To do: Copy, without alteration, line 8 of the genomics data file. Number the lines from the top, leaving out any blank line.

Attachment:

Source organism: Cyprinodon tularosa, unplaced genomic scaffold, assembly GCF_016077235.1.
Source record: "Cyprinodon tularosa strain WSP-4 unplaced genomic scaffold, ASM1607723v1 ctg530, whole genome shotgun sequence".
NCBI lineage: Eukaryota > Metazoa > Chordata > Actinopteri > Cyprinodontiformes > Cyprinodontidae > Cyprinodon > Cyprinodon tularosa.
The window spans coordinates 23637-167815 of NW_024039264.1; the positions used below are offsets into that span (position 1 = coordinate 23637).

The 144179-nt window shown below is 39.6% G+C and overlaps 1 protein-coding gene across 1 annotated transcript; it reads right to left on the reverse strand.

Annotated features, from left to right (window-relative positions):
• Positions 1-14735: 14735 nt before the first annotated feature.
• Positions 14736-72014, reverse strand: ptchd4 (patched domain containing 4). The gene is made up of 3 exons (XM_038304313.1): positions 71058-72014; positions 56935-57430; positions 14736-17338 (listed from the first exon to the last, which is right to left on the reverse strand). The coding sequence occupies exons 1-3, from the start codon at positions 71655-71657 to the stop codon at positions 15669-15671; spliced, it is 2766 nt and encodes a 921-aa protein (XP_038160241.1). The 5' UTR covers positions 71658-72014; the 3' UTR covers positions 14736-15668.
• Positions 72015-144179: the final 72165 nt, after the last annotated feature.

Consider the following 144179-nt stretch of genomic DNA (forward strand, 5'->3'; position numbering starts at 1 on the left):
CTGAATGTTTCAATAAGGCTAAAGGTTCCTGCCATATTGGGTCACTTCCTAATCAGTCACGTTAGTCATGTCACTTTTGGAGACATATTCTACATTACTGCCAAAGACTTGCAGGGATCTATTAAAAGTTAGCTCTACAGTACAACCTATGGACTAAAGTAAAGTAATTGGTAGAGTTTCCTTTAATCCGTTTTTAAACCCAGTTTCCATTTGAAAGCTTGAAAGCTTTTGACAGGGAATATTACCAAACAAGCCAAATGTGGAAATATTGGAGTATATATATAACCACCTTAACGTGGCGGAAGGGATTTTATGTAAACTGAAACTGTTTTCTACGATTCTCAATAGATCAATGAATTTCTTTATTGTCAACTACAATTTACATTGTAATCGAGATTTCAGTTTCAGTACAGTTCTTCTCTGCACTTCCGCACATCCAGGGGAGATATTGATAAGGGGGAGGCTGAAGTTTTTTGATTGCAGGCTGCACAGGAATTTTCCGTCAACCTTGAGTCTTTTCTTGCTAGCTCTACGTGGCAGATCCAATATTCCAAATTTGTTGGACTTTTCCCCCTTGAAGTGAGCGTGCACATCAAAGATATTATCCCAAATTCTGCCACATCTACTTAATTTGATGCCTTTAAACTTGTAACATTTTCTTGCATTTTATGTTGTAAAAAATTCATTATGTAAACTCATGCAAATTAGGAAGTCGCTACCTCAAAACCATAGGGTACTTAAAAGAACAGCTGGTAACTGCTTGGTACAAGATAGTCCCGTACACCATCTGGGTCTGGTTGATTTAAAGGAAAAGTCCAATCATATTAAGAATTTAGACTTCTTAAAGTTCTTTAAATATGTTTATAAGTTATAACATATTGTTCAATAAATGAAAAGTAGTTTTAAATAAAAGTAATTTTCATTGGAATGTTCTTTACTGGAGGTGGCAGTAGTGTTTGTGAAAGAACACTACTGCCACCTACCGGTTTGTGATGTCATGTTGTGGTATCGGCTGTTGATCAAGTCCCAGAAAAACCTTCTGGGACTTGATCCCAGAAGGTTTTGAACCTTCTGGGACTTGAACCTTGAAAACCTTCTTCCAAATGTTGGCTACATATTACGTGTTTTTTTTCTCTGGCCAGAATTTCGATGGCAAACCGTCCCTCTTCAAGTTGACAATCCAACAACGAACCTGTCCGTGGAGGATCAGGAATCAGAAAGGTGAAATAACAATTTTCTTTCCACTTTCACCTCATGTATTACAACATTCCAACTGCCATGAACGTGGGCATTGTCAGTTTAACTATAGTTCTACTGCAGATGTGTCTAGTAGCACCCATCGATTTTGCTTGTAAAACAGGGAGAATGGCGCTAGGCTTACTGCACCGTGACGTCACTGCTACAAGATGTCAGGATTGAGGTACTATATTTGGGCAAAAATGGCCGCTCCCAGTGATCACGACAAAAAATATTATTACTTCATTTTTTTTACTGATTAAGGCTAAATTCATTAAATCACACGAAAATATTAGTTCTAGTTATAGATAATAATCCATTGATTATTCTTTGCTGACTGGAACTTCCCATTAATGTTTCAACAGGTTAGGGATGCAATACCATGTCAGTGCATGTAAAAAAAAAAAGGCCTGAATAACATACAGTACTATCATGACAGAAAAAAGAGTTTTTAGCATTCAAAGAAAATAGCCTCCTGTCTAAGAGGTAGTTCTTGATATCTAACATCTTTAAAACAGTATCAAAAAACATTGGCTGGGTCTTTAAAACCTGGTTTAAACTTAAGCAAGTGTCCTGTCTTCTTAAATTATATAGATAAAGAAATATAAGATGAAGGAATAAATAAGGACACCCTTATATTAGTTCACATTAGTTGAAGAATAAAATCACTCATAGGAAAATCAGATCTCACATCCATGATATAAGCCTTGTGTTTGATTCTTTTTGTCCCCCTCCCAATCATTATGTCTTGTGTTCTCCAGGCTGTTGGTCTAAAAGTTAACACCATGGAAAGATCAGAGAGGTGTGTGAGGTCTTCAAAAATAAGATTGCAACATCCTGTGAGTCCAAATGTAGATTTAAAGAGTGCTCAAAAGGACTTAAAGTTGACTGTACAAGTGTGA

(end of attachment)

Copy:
• Positions 14736-72014, reverse strand: ptchd4 (patched domain containing 4). The gene is made up of 3 exons (XM_038304313.1): positions 71058-72014; positions 56935-57430; positions 14736-17338 (listed from the first exon to the last, which is right to left on the reverse strand). The coding sequence occupies exons 1-3, from the start codon at positions 71655-71657 to the stop codon at positions 15669-15671; spliced, it is 2766 nt and encodes a 921-aa protein (XP_038160241.1). The 5' UTR covers positions 71658-72014; the 3' UTR covers positions 14736-15668.